3.10. An Exercise

The chapter is "officially" over (wink, wink). The following two listings are only an exercise. Example 3-16 contains a remote debugging console. This console window can run on any computer on your network (or it can run on your only computer if you are processor-challenged). It just sits there, waiting for messages from the RemoteDebug class, which is shown in Example 3-17. To run the remote debug console, compile Example 3-16 and type the following code on the command line:

C:\>listener 1969

This line causes the remote console to wait for messages on port 1969.

Example 3-16 can be compiled from the command line as follows:

vbc /t:exe /r:system.dll listener.vb

Example 3-17 contains the listing for the RemoteDebug class, which sends messages to the remote debug console. It also contains a small test class so you can compile the class to an executable and test it. Once the remote debug console is started, you have to open up a second console window to run the executable containing the RemoteDebug class (assuming you are testing and listening on the same machine).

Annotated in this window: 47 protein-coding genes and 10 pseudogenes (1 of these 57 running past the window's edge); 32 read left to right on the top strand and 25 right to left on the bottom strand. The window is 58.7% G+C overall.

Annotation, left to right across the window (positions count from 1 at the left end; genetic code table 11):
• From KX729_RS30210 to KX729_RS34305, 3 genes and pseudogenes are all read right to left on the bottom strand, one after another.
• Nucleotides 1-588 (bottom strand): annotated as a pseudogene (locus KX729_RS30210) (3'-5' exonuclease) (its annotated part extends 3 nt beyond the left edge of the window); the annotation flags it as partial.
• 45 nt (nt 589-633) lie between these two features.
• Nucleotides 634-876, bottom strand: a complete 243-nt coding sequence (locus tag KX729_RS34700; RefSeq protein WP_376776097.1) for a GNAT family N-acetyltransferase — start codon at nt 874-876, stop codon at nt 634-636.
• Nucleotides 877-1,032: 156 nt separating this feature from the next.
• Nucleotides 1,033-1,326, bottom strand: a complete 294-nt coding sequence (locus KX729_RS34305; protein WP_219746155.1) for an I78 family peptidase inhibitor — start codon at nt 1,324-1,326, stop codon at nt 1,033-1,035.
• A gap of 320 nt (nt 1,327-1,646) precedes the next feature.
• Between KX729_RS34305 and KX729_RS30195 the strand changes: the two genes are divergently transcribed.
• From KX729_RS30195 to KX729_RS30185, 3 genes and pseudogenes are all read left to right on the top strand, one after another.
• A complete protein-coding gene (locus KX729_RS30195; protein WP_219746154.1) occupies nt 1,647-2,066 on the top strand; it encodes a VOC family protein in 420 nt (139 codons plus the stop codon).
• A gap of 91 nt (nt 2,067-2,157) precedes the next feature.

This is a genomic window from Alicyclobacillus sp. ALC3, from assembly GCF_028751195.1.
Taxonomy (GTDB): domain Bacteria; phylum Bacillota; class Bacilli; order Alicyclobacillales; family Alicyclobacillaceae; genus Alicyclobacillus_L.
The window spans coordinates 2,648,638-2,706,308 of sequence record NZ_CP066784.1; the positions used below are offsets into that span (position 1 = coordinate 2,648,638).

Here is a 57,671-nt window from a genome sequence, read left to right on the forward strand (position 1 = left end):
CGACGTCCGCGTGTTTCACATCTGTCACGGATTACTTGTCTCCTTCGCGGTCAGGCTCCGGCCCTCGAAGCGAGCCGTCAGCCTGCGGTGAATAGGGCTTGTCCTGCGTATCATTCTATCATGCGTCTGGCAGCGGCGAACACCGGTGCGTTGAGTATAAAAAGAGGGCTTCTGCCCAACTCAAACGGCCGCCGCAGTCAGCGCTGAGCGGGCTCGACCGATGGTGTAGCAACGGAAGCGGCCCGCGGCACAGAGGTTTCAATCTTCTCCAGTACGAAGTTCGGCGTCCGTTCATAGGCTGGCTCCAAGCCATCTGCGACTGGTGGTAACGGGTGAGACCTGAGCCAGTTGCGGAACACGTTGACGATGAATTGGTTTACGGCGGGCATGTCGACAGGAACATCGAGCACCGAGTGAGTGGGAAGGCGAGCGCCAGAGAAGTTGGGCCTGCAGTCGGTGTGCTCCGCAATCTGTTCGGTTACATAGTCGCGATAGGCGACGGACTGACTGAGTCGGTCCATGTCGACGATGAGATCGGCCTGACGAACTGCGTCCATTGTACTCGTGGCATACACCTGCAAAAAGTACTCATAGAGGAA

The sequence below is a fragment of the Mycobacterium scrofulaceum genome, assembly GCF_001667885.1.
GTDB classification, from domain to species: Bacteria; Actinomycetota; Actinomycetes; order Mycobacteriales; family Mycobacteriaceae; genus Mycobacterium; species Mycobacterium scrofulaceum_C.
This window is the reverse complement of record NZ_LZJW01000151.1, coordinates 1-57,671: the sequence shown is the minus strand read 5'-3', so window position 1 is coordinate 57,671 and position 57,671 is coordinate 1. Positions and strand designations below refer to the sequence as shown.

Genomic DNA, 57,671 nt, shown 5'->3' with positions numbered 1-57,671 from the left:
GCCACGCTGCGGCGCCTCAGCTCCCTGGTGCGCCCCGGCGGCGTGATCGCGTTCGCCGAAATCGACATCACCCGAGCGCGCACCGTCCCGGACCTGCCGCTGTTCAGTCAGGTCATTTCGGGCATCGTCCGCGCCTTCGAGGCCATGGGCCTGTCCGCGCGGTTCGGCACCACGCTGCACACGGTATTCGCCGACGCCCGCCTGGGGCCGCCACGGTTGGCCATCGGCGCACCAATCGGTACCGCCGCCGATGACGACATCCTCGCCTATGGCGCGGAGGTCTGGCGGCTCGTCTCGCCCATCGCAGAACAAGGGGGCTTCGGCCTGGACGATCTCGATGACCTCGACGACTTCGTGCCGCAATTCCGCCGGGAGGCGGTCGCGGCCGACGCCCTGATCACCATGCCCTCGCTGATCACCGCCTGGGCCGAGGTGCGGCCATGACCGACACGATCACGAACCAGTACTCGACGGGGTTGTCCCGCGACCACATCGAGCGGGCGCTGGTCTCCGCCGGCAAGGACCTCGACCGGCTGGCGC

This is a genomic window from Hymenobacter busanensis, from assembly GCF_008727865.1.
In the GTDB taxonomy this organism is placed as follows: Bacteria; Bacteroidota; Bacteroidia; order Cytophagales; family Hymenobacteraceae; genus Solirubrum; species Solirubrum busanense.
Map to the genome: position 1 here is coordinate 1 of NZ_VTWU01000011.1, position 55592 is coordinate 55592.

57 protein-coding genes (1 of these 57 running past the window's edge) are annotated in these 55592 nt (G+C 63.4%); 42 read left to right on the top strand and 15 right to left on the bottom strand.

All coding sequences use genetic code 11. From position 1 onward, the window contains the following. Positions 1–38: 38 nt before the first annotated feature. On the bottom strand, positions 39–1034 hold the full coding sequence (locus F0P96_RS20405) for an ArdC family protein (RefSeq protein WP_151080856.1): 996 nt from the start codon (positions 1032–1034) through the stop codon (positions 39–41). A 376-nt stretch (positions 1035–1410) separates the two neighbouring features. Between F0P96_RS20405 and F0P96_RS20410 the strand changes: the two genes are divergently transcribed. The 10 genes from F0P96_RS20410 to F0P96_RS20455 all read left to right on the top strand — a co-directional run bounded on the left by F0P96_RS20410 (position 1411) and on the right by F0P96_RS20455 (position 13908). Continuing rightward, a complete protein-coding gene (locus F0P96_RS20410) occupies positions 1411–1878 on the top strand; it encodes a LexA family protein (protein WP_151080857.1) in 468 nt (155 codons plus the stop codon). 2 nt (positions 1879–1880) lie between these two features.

Example 3-17, however, wires the remote debug class into the Log example from Example 3-9 earlier in the chapter. It can be compiled the same way as Example 3-16.

Example 3-16. Remote debug console
'references: system.dll Imports System Imports System.Net Imports System.Net.Sockets Imports System.Text Public Class Listener Implements IDisposable Private port As Integer Private myListener As TcpListener ...

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